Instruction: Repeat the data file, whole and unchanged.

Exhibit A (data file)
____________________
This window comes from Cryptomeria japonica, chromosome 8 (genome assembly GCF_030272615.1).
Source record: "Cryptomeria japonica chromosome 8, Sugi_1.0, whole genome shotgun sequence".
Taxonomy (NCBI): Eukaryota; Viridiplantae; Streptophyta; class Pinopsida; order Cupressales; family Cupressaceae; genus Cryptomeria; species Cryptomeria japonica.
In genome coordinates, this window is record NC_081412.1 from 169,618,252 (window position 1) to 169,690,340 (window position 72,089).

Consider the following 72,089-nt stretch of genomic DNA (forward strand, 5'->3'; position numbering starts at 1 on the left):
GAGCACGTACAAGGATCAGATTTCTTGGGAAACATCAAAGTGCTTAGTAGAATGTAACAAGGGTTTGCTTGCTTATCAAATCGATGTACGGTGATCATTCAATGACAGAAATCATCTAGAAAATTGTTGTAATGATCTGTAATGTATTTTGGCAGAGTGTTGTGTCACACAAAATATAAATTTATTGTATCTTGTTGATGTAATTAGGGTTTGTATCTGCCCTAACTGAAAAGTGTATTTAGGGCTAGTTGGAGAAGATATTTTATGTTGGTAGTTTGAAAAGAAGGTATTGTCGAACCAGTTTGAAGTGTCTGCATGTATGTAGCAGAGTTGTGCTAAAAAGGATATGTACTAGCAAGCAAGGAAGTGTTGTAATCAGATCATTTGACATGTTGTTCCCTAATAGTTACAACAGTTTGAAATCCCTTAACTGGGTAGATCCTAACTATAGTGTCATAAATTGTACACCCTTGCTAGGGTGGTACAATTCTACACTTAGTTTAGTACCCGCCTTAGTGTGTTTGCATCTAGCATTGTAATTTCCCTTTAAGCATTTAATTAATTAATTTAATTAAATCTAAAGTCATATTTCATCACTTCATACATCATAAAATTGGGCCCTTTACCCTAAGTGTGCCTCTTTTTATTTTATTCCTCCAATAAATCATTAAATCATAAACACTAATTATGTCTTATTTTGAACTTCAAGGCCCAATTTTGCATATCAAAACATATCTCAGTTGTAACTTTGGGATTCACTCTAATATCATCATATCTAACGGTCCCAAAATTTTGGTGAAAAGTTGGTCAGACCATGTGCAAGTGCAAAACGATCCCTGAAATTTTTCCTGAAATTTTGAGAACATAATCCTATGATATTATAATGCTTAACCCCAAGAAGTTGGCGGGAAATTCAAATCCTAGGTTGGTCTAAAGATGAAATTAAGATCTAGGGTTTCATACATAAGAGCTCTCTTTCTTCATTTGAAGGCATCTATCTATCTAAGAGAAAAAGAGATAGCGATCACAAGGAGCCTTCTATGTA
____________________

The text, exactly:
This window comes from Cryptomeria japonica, chromosome 8 (genome assembly GCF_030272615.1).
Source record: "Cryptomeria japonica chromosome 8, Sugi_1.0, whole genome shotgun sequence".
Taxonomy (NCBI): Eukaryota; Viridiplantae; Streptophyta; class Pinopsida; order Cupressales; family Cupressaceae; genus Cryptomeria; species Cryptomeria japonica.
In genome coordinates, this window is record NC_081412.1 from 169,618,252 (window position 1) to 169,690,340 (window position 72,089).

Consider the following 72,089-nt stretch of genomic DNA (forward strand, 5'->3'; position numbering starts at 1 on the left):
GAGCACGTACAAGGATCAGATTTCTTGGGAAACATCAAAGTGCTTAGTAGAATGTAACAAGGGTTTGCTTGCTTATCAAATCGATGTACGGTGATCATTCAATGACAGAAATCATCTAGAAAATTGTTGTAATGATCTGTAATGTATTTTGGCAGAGTGTTGTGTCACACAAAATATAAATTTATTGTATCTTGTTGATGTAATTAGGGTTTGTATCTGCCCTAACTGAAAAGTGTATTTAGGGCTAGTTGGAGAAGATATTTTATGTTGGTAGTTTGAAAAGAAGGTATTGTCGAACCAGTTTGAAGTGTCTGCATGTATGTAGCAGAGTTGTGCTAAAAAGGATATGTACTAGCAAGCAAGGAAGTGTTGTAATCAGATCATTTGACATGTTGTTCCCTAATAGTTACAACAGTTTGAAATCCCTTAACTGGGTAGATCCTAACTATAGTGTCATAAATTGTACACCCTTGCTAGGGTGGTACAATTCTACACTTAGTTTAGTACCCGCCTTAGTGTGTTTGCATCTAGCATTGTAATTTCCCTTTAAGCATTTAATTAATTAATTTAATTAAATCTAAAGTCATATTTCATCACTTCATACATCATAAAATTGGGCCCTTTACCCTAAGTGTGCCTCTTTTTATTTTATTCCTCCAATAAATCATTAAATCATAAACACTAATTATGTCTTATTTTGAACTTCAAGGCCCAATTTTGCATATCAAAACATATCTCAGTTGTAACTTTGGGATTCACTCTAATATCATCATATCTAACGGTCCCAAAATTTTGGTGAAAAGTTGGTCAGACCATGTGCAAGTGCAAAACGATCCCTGAAATTTTTCCTGAAATTTTGAGAACATAATCCTATGATATTATAATGCTTAACCCCAAGAAGTTGGCGGGAAATTCAAATCCTAGGTTGGTCTAAAGATGAAATTAAGATCTAGGGTTTCATACATAAGAGCTCTCTTTCTTCATTTGAAGGCATCTATCTATCTAAGAGAAAAAGAGATAGCGATCACAAGGAGCCTTCTATGTA